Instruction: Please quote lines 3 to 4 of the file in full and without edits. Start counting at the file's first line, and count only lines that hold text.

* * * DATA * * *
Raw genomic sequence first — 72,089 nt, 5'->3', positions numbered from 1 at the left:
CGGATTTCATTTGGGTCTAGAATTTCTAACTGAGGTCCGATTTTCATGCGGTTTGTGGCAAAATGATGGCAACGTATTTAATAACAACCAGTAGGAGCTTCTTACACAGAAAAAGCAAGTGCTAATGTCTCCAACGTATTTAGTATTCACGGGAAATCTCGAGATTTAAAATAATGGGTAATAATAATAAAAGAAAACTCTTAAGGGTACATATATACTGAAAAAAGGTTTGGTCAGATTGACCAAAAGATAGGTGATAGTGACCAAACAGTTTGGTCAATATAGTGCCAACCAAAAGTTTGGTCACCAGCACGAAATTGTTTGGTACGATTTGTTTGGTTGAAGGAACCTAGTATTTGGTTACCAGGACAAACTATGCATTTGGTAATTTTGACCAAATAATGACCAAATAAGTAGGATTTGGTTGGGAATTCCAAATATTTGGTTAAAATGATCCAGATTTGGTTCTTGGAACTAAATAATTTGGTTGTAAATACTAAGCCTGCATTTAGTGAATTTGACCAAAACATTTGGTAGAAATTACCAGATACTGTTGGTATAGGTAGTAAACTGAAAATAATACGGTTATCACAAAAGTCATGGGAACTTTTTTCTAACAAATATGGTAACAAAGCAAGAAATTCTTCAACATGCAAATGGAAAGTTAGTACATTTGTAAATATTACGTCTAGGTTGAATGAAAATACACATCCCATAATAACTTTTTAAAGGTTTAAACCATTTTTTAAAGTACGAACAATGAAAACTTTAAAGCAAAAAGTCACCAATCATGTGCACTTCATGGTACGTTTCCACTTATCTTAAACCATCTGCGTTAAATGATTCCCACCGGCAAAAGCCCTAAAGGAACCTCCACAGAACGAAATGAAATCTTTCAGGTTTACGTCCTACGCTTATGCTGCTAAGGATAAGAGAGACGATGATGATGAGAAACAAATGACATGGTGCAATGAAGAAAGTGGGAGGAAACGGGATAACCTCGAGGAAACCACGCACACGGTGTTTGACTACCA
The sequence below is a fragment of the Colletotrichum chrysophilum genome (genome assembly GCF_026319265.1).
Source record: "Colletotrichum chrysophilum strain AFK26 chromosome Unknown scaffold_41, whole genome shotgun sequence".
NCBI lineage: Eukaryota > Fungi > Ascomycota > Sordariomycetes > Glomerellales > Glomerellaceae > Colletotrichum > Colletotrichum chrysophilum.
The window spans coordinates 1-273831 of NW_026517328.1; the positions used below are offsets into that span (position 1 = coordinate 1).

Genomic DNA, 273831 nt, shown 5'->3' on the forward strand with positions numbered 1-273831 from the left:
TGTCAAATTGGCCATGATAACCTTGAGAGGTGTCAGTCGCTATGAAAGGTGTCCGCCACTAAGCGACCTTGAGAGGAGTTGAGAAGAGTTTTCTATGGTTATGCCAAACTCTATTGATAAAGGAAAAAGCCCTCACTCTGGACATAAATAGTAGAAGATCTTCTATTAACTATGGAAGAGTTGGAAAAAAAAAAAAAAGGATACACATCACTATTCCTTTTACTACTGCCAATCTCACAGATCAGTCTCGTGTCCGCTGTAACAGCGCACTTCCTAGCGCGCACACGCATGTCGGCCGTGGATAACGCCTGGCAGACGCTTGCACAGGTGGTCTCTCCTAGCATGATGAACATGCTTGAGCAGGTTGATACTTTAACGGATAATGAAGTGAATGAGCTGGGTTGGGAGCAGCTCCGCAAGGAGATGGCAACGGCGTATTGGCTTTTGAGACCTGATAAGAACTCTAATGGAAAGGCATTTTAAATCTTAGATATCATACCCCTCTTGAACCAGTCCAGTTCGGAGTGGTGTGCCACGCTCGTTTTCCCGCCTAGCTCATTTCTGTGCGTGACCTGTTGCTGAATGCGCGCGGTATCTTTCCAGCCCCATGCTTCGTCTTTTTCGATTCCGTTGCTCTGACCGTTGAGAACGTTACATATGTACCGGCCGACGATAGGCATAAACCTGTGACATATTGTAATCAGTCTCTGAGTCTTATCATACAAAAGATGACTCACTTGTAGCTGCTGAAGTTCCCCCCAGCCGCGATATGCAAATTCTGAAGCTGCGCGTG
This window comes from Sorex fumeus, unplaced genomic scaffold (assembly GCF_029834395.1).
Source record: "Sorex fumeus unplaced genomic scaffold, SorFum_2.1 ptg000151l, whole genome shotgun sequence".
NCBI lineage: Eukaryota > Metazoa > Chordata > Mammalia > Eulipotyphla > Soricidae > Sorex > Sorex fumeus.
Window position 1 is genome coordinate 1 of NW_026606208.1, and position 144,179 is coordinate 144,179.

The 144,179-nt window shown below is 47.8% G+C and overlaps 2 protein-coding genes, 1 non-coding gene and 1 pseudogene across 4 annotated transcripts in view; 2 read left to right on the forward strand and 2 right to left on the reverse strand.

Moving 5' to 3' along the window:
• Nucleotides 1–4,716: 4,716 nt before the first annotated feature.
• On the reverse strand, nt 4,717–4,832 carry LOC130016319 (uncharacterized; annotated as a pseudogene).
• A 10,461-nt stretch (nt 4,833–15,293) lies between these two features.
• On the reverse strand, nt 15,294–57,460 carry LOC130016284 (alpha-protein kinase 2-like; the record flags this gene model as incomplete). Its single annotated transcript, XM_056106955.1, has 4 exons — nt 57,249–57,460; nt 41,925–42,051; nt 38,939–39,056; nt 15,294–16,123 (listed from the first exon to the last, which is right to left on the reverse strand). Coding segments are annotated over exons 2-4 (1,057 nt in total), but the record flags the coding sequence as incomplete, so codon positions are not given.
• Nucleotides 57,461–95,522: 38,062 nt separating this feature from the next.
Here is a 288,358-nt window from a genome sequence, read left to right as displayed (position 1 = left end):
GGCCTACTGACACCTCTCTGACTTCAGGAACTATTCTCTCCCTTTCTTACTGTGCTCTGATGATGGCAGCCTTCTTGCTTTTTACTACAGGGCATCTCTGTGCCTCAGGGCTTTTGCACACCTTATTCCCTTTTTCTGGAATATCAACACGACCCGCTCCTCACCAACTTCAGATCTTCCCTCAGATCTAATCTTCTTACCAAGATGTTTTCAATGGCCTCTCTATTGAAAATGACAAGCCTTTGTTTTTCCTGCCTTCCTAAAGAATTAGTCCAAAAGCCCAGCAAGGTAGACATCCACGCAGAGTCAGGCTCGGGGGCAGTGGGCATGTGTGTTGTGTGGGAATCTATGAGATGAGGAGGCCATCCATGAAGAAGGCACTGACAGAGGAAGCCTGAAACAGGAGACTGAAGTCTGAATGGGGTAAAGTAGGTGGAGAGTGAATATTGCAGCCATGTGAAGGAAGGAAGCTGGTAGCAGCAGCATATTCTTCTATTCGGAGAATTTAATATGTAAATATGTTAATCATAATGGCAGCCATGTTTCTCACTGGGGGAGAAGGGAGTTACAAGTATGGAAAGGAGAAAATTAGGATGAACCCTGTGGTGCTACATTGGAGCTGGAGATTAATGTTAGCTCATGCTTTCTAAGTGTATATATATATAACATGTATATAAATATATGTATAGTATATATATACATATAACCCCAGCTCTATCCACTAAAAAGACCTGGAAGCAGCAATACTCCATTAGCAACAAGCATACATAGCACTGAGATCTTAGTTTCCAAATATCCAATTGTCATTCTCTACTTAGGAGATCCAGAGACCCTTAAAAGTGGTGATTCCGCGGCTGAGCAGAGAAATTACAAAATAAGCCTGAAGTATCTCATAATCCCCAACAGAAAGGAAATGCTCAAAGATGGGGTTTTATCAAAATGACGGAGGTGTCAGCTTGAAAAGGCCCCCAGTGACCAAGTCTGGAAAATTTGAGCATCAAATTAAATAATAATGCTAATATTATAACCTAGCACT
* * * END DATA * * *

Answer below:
The sequence below is a fragment of the Colletotrichum chrysophilum genome (genome assembly GCF_026319265.1).
Source record: "Colletotrichum chrysophilum strain AFK26 chromosome Unknown scaffold_41, whole genome shotgun sequence".